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Bringing Together Research and Industry

The way ahead is bringing research and industry together.

Margot James, Executive Chair, WMG, Warwick

Students of history will tell you that Britain was once the workshop of the world. However, as new economic superpowers emerged, by the turn of the twentieth century she started to fall behind new leaders in global manufacturing.

Following World War II, as Britain sought a new geopolitical role, mass production and automation took off in both Japan and the United States. The rebuilding of Germany created another engineering and manufacturing superpower. By contrast Britain failed to invest and innovate. Our manufacturing sector became uncompetitive, and we fell behind.

WMG (formerly Warwick Manufacturing Group) was founded in 1980 to arrest the decline and make Britain a global leader in manufacturing once again. WMG was created by the late Professor Lord Kumar Bhattacharyya – Britain’s first ever Professor of Manufacturing.

As an international leader, WMG’s mission is to facilitate collaboration between the brightest talents in academia and industry, to create partnerships that drive innovation and solve problems across manufacturing, science, technology, and engineering.

Located in the heart of the Midlands – a region steeped in industrial heritage and manufacturing tradition – we are well placed to work with strategic partners across the UK and globally.

Whilst the problems we solve may have evolved over time, the core mission of WMG remains the same. Throughout my twelve years’ experience, working with WMG, the transfer of focus – and indeed knowledge – has grown to support a huge range of sectors. Whilst we are still very much involved with a wide range of manufacturing companies, the work we do delivers impact from automotive to forensics and healthcare.

By working directly with industry, to solve the challenges of today, we can better co-create solutions which in turn can be implemented rapidly and have an immediate and greater impact.

We work with some of the UK’s biggest companies – from Jaguar Land Rover to JCB – to undertake joint research into battery technology and autonomous vehicles and help implement solutions. We also work with smaller firms, those without huge research and development budgets, to improve their processes and products giving them access to the latest innovation.

For example, we worked closely with Pashley Cycles – a Stratford-upon-Avon based company – to help them innovate a lightweight but robust bicycle which has enabled them to win the tender to supply the London bike hire scheme, supplying bikes previously manufactured in North America. Onshoring investment and creating local jobs here in the West Midlands is a priority for WMG, as well as a national priority for the Government.

Education underpinned by real-world challenges

In turn our degrees, training, and education deliver the skills of the future, underpinned by real-world challenges and the needs of our industrial partners. As a result, our education programmes are cutting-edge and designed not just for today’s manufacturing jobs, but for the jobs of the future.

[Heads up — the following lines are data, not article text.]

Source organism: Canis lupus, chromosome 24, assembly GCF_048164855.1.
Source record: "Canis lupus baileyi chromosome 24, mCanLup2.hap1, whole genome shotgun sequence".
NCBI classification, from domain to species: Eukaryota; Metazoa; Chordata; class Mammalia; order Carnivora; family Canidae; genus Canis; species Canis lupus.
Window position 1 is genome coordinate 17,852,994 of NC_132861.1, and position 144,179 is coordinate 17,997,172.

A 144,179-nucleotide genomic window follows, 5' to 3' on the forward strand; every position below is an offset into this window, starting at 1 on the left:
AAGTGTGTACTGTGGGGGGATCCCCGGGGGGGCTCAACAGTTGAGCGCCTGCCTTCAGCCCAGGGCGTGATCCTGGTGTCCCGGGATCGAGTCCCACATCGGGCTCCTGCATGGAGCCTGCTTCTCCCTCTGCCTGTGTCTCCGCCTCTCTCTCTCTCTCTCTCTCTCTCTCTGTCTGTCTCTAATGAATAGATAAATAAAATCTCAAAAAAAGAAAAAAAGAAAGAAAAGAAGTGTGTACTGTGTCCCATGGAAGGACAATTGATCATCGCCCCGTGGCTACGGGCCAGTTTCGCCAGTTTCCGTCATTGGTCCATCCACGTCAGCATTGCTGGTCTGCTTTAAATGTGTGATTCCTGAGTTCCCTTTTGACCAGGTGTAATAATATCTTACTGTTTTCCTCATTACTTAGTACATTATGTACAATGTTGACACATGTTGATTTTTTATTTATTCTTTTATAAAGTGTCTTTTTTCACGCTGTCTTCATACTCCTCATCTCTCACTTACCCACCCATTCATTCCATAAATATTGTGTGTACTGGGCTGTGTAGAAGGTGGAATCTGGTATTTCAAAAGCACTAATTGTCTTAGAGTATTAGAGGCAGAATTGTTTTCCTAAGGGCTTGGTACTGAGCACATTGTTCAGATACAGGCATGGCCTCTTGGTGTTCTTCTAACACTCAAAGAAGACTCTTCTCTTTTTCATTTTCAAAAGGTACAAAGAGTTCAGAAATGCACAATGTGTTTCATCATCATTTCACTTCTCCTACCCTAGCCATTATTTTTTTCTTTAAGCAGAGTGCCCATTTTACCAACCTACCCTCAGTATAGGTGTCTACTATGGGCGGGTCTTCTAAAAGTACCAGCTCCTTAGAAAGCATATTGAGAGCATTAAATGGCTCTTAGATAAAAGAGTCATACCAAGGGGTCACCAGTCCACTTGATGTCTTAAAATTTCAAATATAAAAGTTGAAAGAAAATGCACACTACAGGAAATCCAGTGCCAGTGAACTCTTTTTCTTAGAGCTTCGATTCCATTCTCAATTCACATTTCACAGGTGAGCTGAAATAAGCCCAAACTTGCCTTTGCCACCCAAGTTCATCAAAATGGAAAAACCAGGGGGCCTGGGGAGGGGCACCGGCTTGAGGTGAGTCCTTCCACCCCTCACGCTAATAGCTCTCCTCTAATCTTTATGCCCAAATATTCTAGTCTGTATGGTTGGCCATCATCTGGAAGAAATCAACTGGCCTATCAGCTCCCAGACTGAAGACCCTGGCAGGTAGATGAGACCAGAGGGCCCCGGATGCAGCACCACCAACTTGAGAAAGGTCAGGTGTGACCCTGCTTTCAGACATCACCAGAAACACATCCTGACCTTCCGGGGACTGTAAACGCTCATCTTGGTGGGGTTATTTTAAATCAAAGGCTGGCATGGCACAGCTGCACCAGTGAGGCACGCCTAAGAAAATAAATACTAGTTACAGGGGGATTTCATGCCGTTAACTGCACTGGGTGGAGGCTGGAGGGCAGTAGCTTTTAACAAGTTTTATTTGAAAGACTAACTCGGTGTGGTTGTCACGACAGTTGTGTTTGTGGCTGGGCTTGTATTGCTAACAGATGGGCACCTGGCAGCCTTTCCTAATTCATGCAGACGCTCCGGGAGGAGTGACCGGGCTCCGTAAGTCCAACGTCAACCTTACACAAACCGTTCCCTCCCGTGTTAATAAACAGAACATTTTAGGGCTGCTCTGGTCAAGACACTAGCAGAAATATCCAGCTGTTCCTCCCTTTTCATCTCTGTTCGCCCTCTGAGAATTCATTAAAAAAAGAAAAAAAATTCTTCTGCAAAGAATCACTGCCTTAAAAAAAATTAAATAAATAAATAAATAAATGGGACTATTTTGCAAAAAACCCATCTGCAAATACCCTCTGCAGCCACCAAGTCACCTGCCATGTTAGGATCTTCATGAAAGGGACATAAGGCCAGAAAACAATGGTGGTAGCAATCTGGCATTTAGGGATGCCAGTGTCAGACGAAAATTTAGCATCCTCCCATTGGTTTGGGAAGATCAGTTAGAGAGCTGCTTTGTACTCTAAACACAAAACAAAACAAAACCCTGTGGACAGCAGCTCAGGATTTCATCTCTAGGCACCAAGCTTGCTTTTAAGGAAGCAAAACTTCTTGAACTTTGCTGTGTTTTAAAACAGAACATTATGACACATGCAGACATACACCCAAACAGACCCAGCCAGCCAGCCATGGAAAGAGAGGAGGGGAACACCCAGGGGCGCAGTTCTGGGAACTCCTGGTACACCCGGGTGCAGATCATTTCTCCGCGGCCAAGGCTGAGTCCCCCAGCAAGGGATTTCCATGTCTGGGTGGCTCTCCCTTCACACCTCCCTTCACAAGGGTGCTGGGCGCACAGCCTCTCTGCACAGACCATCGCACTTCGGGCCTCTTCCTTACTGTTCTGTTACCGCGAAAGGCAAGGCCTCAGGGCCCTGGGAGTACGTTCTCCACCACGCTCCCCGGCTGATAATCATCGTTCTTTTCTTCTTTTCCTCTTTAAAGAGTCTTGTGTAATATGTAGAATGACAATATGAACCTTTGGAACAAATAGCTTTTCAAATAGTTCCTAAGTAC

Just this year we launched the WMG Skills Centre, which is dedicated to address the skills shortage facing businesses and industry, both regionally and nationally. The short courses offered bring future skills to business in key areas such as automotive, manufacturing, and digital healthcare.

WMG research indicates the automotive sector will need reskilling by 2030, a date which is market driven by the number of electric vehicles on the road in need of service over time. In consultation with the Faraday Institution and the High Value Manufacturing Catapult, WMG developed the National Electrification Skills Framework. The Framework sets out the new technologies and skills that are needed for the workforce to meet the challenge of net carbon zero and ensure the UK is ready for the transition to electric vehicles.

At WMG we are proud to offer more degree apprenticeships than almost any other Russell Group university. We work with our industry partners to develop programmes for undergraduates and postgraduates, that provide apprentices with new knowledge which they take back into their companies and organisations. We opened our Degree Apprenticeship Centre in 2021 to ensure these learners had a dedicated space in which to learn and engage.

We launched a collaboration with The Dyson Institute to develop a bespoke part-time undergraduate degree, BEng (Hons) Degree Apprenticeship in Engineering. Working closely with engineers from Dyson we developed a degree apprenticeship curriculum that could be delivered by WMG teaching staff directly on Dyson’s Research and Development Campus.

Embedding sustainability

In recent years, our focus has shifted towards Net Zero and sustainability, a process that has accelerated in to becoming the focus of almost everything that we do at WMG. Our research, co-created with industry, has led to hugely exciting breakthroughs in electrification, autonomous vehicles, personal mobility, and materials.

For example, in September 2021 WMG hosted the UK’s first Micromobility Conference. Trials, demonstrations, and presentations brought the industry and policymakers together to debate and drive forward Micromobility. Trials of new technology are being undertaken on campus, with outcomes which will fundamentally change how we move around urban areas.

Our teams also work closely with Government, including the Department for Transport and Department for Business, Energy, Innovation, and Skills. We are helping to shape regulation and long-term government policy, as well as giving smaller manufacturers a voice on regulation likely to shape their operations.


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